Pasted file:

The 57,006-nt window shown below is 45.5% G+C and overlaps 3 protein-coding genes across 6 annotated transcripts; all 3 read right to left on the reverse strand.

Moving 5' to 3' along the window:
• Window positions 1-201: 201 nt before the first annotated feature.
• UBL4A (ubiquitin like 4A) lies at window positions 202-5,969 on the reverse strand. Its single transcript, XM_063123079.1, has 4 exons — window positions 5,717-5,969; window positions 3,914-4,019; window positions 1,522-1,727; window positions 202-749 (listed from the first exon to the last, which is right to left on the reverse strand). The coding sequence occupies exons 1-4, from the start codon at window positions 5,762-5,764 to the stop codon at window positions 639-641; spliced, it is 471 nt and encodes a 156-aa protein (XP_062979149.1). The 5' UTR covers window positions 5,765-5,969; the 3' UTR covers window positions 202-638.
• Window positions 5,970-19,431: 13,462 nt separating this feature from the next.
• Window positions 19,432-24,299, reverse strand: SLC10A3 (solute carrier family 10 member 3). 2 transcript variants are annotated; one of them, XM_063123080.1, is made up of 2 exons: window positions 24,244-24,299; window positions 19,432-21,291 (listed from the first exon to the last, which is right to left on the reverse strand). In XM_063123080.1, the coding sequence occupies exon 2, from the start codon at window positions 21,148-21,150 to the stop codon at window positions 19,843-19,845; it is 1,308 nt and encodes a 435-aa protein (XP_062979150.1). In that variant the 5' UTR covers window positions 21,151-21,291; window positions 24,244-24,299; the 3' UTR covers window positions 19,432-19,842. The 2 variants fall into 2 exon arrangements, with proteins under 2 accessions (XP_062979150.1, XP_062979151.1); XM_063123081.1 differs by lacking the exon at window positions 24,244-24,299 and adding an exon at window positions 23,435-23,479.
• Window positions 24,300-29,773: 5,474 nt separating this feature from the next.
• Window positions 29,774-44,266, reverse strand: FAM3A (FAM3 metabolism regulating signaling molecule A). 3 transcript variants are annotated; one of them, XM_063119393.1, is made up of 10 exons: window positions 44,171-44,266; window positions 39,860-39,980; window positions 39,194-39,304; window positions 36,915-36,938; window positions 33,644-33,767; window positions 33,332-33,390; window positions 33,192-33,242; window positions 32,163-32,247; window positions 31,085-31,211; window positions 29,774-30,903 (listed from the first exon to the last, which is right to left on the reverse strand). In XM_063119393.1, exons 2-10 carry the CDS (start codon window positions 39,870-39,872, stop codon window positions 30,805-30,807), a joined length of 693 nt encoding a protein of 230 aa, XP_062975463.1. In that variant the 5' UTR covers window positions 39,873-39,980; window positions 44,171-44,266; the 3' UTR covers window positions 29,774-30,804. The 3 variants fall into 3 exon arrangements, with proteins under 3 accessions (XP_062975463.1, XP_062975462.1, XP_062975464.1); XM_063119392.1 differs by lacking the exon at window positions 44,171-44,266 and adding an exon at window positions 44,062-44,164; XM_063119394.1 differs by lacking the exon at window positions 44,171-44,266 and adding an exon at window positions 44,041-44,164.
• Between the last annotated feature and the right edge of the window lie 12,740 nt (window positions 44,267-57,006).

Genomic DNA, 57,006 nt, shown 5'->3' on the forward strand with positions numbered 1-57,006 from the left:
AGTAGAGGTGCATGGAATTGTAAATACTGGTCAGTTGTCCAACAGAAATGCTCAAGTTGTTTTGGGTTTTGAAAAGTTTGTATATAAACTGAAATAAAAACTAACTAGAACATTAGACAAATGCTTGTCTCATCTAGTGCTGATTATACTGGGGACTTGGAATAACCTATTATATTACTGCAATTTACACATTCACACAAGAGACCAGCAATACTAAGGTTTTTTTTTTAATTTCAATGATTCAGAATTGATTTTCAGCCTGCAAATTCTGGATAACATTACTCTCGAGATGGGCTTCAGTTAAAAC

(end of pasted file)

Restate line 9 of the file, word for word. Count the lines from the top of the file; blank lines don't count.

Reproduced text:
• Between the last annotated feature and the right edge of the window lie 12,740 nt (window positions 44,267-57,006).